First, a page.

Pastoral field “made up of only a few scattered houses, each consisting of just one room, where the members of the family lived and died. In this one room ‘all the washing, cooking, baking, weaving, spinning, and dyeing were done. Hidden away in corners were the few belongings necessary to live, while under the rafters hung dried fish, salted meat and bacon, and the herbs so necessary to flavour the meals.”

17 £ per year. Roughly $75 per year, or $6.25 per month.

Pastor’s Transportation:
A horse with a broken down stable next to the parsonage. Therefore, pastor often exposed to bad weather. Horse not always available. On one occasion, this minister was scheduled to preach at an Associational meeting some 200 miles away. “He set out on foot, preaching at various places along the way, and duly arrived on time.”

At this meeting, as he preached on the Prodigal Son, “a strong wave of emotion passed over the congregation; and there were tears and great joy, and loud praise; and these expressions of feeling continued for a long time after the preacher had finished his sermon.”

The above applies to one of the greatest Baptist preachers of all time, Christmas Evans of Wales. A preacher highly praised by B. H. Carroll, founder of Southwestern Baptist Theological Seminary. Evans (AD 1766-1838) was compared to John Knox and Charles H. Spurgeon.

The above financial situation was true of Evans in the prime of his life. God used him mightily; he preached with uncommon power. But his income was very low. This all probably speaks even more highly of Evan’s wife, Catherine.

Something to consider the next time you feel you are not making nearly as much as you are worth. I’m all for pastors making a good salary and living in a comfortable home. Some churches should be ashamed of the low wage they give their pastors (1 Corinthians 9:7-14; Galatians 6:6; 1 Timothy 5:17-18). But on the other hand, too many seminary students seem to be called to pastor only affluent congregations. The affluent need good preaching, the underprivileged do as well.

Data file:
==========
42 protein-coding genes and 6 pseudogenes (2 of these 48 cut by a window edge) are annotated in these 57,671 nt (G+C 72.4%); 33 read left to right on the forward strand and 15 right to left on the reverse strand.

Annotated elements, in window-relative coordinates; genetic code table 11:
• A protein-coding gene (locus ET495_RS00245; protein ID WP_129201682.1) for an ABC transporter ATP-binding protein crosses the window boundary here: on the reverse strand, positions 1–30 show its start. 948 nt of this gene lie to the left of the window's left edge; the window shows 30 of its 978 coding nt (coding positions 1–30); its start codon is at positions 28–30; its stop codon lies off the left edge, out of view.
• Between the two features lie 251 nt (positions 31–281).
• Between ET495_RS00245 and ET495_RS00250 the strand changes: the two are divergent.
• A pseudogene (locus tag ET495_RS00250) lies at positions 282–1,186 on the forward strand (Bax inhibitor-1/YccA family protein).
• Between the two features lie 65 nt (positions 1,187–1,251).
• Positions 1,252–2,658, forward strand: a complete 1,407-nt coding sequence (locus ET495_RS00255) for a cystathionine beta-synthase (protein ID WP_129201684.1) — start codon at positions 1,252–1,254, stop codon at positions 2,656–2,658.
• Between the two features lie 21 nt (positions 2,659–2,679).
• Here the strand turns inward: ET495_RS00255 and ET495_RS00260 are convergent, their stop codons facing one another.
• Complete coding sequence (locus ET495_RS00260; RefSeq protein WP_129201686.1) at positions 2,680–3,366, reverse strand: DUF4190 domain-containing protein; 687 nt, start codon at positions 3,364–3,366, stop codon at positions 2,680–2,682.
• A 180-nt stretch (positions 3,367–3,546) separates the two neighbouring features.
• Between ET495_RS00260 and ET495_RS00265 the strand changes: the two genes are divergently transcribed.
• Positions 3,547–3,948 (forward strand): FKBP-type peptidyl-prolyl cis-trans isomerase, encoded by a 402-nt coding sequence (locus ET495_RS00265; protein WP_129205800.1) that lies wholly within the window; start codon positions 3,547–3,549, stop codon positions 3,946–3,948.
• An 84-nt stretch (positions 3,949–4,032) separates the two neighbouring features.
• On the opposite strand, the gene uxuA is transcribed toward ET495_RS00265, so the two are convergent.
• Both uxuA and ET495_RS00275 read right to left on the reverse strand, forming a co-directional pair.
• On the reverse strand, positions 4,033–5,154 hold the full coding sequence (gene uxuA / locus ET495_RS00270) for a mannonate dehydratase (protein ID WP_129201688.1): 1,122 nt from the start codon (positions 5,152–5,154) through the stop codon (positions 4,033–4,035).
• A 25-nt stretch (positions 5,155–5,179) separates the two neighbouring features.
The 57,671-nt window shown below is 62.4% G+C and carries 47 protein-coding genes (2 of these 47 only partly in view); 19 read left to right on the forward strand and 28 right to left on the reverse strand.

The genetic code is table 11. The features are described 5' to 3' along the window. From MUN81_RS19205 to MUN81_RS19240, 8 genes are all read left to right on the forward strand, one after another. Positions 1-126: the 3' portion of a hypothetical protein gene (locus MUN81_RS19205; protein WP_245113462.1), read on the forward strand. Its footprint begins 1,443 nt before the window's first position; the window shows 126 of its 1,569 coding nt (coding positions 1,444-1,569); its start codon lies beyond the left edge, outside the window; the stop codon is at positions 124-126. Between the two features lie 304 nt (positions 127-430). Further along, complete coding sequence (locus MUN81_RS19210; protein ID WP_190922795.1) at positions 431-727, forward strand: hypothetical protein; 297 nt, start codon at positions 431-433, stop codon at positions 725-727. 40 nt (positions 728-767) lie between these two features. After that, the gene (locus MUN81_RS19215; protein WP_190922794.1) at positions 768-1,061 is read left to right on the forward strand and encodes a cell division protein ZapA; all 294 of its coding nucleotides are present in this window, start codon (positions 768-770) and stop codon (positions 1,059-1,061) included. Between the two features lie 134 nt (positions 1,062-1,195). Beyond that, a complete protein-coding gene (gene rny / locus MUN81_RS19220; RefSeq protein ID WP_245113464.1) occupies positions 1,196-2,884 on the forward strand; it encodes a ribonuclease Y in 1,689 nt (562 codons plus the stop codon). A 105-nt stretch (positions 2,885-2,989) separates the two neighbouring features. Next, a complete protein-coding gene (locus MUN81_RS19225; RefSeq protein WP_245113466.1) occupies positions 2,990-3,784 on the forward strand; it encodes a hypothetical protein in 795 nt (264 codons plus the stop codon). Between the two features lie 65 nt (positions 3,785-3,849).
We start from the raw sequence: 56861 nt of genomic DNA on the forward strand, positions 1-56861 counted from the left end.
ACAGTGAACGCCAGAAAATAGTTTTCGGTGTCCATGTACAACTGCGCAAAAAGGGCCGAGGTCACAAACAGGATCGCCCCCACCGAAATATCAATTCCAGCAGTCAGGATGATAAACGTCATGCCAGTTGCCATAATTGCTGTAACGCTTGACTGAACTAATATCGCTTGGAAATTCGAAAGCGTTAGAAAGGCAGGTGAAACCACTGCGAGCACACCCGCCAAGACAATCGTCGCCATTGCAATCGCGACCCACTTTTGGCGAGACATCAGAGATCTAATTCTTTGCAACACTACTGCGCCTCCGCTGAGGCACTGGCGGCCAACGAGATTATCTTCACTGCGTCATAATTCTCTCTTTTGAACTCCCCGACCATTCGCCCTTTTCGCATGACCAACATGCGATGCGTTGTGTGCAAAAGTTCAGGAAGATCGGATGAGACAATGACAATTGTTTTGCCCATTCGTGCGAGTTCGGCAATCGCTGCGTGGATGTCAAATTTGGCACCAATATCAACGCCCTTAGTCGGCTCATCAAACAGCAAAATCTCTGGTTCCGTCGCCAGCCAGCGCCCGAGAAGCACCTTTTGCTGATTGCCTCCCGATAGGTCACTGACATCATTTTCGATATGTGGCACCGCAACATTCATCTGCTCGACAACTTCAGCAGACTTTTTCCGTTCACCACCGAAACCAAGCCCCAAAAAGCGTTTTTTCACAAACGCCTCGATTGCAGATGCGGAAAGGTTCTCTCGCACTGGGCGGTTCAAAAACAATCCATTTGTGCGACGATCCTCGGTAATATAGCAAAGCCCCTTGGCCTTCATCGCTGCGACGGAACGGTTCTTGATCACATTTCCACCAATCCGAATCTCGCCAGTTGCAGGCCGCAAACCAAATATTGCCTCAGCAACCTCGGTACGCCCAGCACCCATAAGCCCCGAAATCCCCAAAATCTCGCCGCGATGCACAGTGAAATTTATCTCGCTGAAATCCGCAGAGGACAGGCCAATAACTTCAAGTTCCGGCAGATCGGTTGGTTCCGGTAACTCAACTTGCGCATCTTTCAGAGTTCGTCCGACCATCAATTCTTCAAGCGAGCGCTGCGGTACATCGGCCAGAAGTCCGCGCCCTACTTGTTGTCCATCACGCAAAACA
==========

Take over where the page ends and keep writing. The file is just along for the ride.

Like the great one-eyed preacher Christmas Evans, God may have called you to preach salvation to the poor. That is no small calling. Your salary is not a measure of the value God places on your ministry.

The Spirit of the LORD is upon Me, because He has anointed Me to preach the gospel to the poor. -Luke 4:18; Isaiah 61:1-3.

(Above quotes from Christmas Evans - No Ordinary Preacher by Tim Shenton, Day One Publications, 2008.)

-David R. Brumbelow, Gulf Coast Pastor, November 3, AD 2009.

Tuesday, October 27, 2009

Unlimited Atonement, Jesus Died For All

One of the five points or beliefs of Calvinism (aka Reformed Doctrines, Doctrines of Grace) is limited atonement. Limited atonement says that Jesus did not die for everyone. He shed His blood only for the elect, or those who would get saved. This is also called particular atonement.